The Satellite Sentinel Project uses satellite images to document human rights abuses and civilian casualties in South Sudan. Their analysis complements on-the-ground reports collected by the Enough Project and helps to raise awareness of atrocities committed by armed groups that prey on defenseless civilians.
On a visit to war-torn southern Sudan in 2010, actor and activist George Clooney and human rights activist John Prendergast saw the suffering of the southern Sudanese people who had been forced from their homes and seen loved ones killed in the decades-long civil war. The Sudanese people had reported abuses and atrocities, but individual tweets and letters are too often dismissed as anecdotal without independent confirmation. Clooney wondered whether the atrocities would have happened had someone been watching and taking pictures as they happened.
He and Prendergast founded the Satellite Sentinel Project to serve witness to the atrocities. DigitalGlobe - the satellite remote sensing company behind the Tomnod humanitarian crowdsourcing service - analyzes images of South Sudan collected by its network of satellites. Their analysts identify evidence of troop movements, bombings, and burned-out and looted structures. The Satellite Sentinel Project releases reports that combine the DigitalGlobe analysis with on-the-ground reports collected by the Enough Project.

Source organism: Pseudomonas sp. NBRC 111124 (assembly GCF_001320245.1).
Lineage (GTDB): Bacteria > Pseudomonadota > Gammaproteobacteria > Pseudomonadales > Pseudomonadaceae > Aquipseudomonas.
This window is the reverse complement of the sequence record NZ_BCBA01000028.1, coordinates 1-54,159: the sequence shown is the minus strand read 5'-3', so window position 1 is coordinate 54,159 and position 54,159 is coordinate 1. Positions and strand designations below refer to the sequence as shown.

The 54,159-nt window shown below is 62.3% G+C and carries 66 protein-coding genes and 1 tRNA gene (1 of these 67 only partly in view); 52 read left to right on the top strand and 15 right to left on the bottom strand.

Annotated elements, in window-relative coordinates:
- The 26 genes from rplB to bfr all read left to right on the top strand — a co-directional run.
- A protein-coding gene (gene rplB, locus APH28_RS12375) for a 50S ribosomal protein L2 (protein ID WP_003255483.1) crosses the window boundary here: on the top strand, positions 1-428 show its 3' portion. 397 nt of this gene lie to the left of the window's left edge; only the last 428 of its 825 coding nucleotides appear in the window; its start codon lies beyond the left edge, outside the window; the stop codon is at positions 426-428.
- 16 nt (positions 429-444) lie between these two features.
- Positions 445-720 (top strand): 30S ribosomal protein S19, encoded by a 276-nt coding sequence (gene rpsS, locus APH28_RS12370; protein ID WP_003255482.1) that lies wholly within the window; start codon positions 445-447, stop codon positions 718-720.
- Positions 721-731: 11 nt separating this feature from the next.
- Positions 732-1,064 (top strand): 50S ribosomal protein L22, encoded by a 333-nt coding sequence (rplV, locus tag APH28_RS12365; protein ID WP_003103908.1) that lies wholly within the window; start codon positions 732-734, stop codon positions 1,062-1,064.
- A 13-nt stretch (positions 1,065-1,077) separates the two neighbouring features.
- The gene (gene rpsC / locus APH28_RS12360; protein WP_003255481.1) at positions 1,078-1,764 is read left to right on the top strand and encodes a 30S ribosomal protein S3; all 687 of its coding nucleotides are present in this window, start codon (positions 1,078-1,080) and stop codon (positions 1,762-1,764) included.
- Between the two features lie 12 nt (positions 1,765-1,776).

In the press release announcing the Satellite Sentinel Project’s first report on the Sudanese Armed Forces deployment on the eve of South Sudan’s independence, the project quoted retired U.S. Army Major General Paul Eaton:
The Satellite Sentinel Project has broken new ground and is providing not just a new tool, but a new toolbox for promoting peace by safeguarding civilians.
The project has issued dozens of reports since then. They document atrocities committed against civilians in the conflict with Sudan and the internal violence within South Sudan. In a low-intensity war zone that gets relatively little media coverage, the Satellite Sentinel Project provides the world’s press and humanitarian rights officials with compelling evidence that may help stop the violence.